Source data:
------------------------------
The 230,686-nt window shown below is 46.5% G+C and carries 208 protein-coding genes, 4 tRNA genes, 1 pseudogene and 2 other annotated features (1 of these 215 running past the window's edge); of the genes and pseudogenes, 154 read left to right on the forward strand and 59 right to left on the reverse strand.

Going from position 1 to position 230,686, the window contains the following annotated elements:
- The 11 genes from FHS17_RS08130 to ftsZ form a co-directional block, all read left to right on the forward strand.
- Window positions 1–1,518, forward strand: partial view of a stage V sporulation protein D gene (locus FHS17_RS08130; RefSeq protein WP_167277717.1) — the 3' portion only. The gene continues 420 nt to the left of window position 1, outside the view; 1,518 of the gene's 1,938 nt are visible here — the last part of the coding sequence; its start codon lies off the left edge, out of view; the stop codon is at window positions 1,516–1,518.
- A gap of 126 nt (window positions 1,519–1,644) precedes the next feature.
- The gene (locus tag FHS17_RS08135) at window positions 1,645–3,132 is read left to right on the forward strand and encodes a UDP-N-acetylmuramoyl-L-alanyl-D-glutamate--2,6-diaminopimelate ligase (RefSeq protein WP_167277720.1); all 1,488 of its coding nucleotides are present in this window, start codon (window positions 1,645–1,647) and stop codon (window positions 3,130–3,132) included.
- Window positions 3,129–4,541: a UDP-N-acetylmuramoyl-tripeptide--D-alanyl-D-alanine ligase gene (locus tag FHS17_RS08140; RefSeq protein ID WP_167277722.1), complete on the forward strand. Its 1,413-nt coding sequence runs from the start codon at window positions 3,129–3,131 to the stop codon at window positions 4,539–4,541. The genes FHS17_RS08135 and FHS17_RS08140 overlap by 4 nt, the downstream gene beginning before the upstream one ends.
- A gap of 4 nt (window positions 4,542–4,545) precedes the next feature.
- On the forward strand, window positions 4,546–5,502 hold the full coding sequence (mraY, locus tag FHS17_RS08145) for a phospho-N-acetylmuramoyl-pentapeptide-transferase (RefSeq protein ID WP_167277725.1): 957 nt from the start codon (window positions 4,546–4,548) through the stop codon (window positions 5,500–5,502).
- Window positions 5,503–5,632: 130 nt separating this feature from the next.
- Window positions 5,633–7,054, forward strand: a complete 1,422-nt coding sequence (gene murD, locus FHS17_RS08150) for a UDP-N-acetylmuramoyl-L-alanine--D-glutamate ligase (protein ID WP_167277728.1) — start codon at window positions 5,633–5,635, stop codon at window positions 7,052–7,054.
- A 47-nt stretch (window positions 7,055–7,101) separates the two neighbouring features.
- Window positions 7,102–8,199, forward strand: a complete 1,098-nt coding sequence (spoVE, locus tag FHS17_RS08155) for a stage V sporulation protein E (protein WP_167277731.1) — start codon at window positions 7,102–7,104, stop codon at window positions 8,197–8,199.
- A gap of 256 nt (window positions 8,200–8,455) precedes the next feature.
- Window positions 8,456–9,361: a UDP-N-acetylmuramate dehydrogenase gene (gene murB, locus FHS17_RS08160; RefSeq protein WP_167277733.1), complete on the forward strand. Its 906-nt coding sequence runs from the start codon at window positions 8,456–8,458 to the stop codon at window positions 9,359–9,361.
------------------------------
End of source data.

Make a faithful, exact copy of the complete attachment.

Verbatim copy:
The 230,686-nt window shown below is 46.5% G+C and carries 208 protein-coding genes, 4 tRNA genes, 1 pseudogene and 2 other annotated features (1 of these 215 running past the window's edge); of the genes and pseudogenes, 154 read left to right on the forward strand and 59 right to left on the reverse strand.

Going from position 1 to position 230,686, the window contains the following annotated elements:
- The 11 genes from FHS17_RS08130 to ftsZ form a co-directional block, all read left to right on the forward strand.
- Window positions 1–1,518, forward strand: partial view of a stage V sporulation protein D gene (locus FHS17_RS08130; RefSeq protein WP_167277717.1) — the 3' portion only. The gene continues 420 nt to the left of window position 1, outside the view; 1,518 of the gene's 1,938 nt are visible here — the last part of the coding sequence; its start codon lies off the left edge, out of view; the stop codon is at window positions 1,516–1,518.
- A gap of 126 nt (window positions 1,519–1,644) precedes the next feature.
- The gene (locus tag FHS17_RS08135) at window positions 1,645–3,132 is read left to right on the forward strand and encodes a UDP-N-acetylmuramoyl-L-alanyl-D-glutamate--2,6-diaminopimelate ligase (RefSeq protein WP_167277720.1); all 1,488 of its coding nucleotides are present in this window, start codon (window positions 1,645–1,647) and stop codon (window positions 3,130–3,132) included.
- Window positions 3,129–4,541: a UDP-N-acetylmuramoyl-tripeptide--D-alanyl-D-alanine ligase gene (locus tag FHS17_RS08140; RefSeq protein ID WP_167277722.1), complete on the forward strand. Its 1,413-nt coding sequence runs from the start codon at window positions 3,129–3,131 to the stop codon at window positions 4,539–4,541. The genes FHS17_RS08135 and FHS17_RS08140 overlap by 4 nt, the downstream gene beginning before the upstream one ends.
- A gap of 4 nt (window positions 4,542–4,545) precedes the next feature.
- On the forward strand, window positions 4,546–5,502 hold the full coding sequence (mraY, locus tag FHS17_RS08145) for a phospho-N-acetylmuramoyl-pentapeptide-transferase (RefSeq protein ID WP_167277725.1): 957 nt from the start codon (window positions 4,546–4,548) through the stop codon (window positions 5,500–5,502).
- Window positions 5,503–5,632: 130 nt separating this feature from the next.
- Window positions 5,633–7,054, forward strand: a complete 1,422-nt coding sequence (gene murD, locus FHS17_RS08150) for a UDP-N-acetylmuramoyl-L-alanine--D-glutamate ligase (protein ID WP_167277728.1) — start codon at window positions 5,633–5,635, stop codon at window positions 7,052–7,054.
- A 47-nt stretch (window positions 7,055–7,101) separates the two neighbouring features.
- Window positions 7,102–8,199, forward strand: a complete 1,098-nt coding sequence (spoVE, locus tag FHS17_RS08155) for a stage V sporulation protein E (protein WP_167277731.1) — start codon at window positions 7,102–7,104, stop codon at window positions 8,197–8,199.
- A gap of 256 nt (window positions 8,200–8,455) precedes the next feature.
- Window positions 8,456–9,361: a UDP-N-acetylmuramate dehydrogenase gene (gene murB, locus FHS17_RS08160; RefSeq protein WP_167277733.1), complete on the forward strand. Its 906-nt coding sequence runs from the start codon at window positions 8,456–8,458 to the stop codon at window positions 9,359–9,361.